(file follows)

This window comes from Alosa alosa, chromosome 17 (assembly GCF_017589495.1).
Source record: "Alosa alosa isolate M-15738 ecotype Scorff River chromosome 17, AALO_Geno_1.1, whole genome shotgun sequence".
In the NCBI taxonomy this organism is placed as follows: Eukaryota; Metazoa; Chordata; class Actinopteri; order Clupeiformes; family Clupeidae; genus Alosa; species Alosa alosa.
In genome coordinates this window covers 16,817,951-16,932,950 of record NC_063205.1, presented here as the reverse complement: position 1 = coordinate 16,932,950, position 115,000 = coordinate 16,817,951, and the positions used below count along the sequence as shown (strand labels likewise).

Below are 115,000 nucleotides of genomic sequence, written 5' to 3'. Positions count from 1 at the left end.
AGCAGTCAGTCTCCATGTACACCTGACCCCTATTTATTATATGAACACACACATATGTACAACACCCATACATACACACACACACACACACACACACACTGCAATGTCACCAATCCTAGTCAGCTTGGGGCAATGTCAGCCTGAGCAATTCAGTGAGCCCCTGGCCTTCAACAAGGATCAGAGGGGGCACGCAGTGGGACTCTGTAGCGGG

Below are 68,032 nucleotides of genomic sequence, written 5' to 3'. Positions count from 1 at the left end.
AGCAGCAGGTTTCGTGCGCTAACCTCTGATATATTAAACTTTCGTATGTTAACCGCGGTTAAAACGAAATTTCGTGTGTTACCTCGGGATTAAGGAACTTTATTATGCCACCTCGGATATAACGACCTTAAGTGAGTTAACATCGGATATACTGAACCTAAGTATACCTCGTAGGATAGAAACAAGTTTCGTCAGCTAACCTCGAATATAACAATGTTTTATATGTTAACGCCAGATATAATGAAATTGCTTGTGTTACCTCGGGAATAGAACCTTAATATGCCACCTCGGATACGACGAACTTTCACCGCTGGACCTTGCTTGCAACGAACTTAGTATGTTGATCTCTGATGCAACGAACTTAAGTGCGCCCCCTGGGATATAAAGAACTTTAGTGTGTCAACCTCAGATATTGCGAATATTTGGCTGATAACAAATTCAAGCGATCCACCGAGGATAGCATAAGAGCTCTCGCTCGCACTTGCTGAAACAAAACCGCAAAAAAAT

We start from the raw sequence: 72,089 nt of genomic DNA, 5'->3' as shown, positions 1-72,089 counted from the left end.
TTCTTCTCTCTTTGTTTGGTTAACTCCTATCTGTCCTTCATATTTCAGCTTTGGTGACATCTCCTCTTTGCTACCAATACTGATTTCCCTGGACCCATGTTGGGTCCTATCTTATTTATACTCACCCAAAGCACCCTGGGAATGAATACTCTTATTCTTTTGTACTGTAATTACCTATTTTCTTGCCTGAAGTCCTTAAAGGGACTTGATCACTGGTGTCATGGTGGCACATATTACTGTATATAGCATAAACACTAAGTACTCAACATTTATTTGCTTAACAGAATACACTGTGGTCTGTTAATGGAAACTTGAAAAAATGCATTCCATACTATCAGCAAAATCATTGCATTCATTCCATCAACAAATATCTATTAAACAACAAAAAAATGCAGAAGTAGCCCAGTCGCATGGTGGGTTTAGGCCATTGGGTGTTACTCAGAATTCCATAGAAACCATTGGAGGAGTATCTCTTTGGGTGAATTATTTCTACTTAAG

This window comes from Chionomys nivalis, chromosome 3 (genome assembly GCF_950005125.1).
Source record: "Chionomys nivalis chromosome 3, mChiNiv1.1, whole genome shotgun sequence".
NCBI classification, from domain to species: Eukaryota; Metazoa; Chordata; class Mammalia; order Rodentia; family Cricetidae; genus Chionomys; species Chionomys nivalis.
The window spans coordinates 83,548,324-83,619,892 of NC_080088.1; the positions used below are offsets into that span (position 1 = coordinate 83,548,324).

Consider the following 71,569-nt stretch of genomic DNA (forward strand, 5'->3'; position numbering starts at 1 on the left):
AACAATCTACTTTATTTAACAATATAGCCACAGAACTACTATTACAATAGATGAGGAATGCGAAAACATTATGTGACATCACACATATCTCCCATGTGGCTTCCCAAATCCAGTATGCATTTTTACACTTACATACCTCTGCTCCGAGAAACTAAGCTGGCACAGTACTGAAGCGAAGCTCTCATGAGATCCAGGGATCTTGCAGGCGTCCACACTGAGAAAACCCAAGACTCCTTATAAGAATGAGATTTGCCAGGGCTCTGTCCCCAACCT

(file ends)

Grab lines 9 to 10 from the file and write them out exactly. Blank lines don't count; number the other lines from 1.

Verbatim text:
We start from the raw sequence: 72,089 nt of genomic DNA, 5'->3' as shown, positions 1-72,089 counted from the left end.
TTCTTCTCTCTTTGTTTGGTTAACTCCTATCTGTCCTTCATATTTCAGCTTTGGTGACATCTCCTCTTTGCTACCAATACTGATTTCCCTGGACCCATGTTGGGTCCTATCTTATTTATACTCACCCAAAGCACCCTGGGAATGAATACTCTTATTCTTTTGTACTGTAATTACCTATTTTCTTGCCTGAAGTCCTTAAAGGGACTTGATCACTGGTGTCATGGTGGCACATATTACTGTATATAGCATAAACACTAAGTACTCAACATTTATTTGCTTAACAGAATACACTGTGGTCTGTTAATGGAAACTTGAAAAAATGCATTCCATACTATCAGCAAAATCATTGCATTCATTCCATCAACAAATATCTATTAAACAACAAAAAAATGCAGAAGTAGCCCAGTCGCATGGTGGGTTTAGGCCATTGGGTGTTACTCAGAATTCCATAGAAACCATTGGAGGAGTATCTCTTTGGGTGAATTATTTCTACTTAAG